It may seem odd that Massinger should have been so set on wooing the public with the Fletcherian kind of play. He had served his apprenticeship, and more than his apprenticeship, in collaborating with Fletcher in the very popular tragicomedies and romantic tragedies; he seems dedicated to the view that these were the plays which the drama's patrons wanted. Fletcher had not conceived his plays as disquisitions on conduct, and the risks which Massinger later ran are his own responsibility. Massinger chases the consequences of moral choice as Fletcher had fled from them. The sense of strain in continuing to write what his friend and master had shown to be popular is often evident. Though he was a leading writer for the King's Men for a long period, the public does not seem to have been very fond of his plays. In his commendatory verses (1630) to The Renegado, Shirley implies that there was a positive dislike and says, with a touch of defiance,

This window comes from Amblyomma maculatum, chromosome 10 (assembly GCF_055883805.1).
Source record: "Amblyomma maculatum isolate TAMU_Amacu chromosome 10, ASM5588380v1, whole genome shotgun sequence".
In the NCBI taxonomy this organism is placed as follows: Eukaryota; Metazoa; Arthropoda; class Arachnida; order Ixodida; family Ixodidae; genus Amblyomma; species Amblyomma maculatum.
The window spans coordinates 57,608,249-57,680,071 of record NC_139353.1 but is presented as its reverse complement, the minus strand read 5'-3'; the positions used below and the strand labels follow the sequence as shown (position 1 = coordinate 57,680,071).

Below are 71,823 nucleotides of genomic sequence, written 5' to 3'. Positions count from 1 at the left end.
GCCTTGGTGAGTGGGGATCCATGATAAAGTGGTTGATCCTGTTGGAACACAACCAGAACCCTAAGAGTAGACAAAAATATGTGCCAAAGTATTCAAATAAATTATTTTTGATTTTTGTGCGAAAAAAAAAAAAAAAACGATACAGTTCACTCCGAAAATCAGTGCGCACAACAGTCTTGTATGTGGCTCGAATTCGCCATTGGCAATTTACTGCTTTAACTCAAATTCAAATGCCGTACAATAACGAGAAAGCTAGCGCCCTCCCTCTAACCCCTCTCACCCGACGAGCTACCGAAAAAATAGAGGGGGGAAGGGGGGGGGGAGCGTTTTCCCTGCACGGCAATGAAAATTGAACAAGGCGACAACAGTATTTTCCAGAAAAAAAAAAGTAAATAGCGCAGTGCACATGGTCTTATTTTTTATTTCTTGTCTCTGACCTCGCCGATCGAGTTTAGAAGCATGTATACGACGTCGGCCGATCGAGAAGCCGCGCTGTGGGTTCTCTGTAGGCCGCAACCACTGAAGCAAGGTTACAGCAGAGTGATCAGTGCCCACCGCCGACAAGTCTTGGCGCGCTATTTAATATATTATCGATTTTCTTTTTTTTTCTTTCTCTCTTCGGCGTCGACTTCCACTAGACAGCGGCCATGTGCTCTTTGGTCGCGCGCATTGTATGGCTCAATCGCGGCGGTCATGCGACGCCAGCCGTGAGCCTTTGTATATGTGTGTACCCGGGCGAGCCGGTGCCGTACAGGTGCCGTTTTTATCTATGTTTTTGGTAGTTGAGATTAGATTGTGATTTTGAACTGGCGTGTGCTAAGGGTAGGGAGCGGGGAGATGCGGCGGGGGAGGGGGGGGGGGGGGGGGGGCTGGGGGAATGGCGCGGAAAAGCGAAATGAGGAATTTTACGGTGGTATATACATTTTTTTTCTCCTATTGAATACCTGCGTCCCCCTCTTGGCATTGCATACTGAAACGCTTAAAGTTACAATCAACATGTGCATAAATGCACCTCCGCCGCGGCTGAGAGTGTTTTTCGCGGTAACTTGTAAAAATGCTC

Yet I commend this poem, and dare tell
The world I liked it well.
William Singleton mentions "detraction" in his verses (1632) for The Emperor of the East. The prologue to the same play says frankly that "Many are apt to wound his credit in this kind." W. B. (in his verses, 1624, to The Bondman) goes so far as to claim that Massinger was indifferent to detraction: "his own best way Is to be judge, and author of his play ... Nor does he write to please, but to endure." It is not likely that Massinger was unmoved by unpopularity. The tone of the prologue to the late play, The Guardian, is embarrassingly humble. It speaks of the failure of two plays, a two-year silence, and a reputation for playwrighting lost. The author fears his "strengths to please," and submissively asks to know his errors, that he may reform them. Not all of this can be explained as the perfunctory obeisance of a prologue.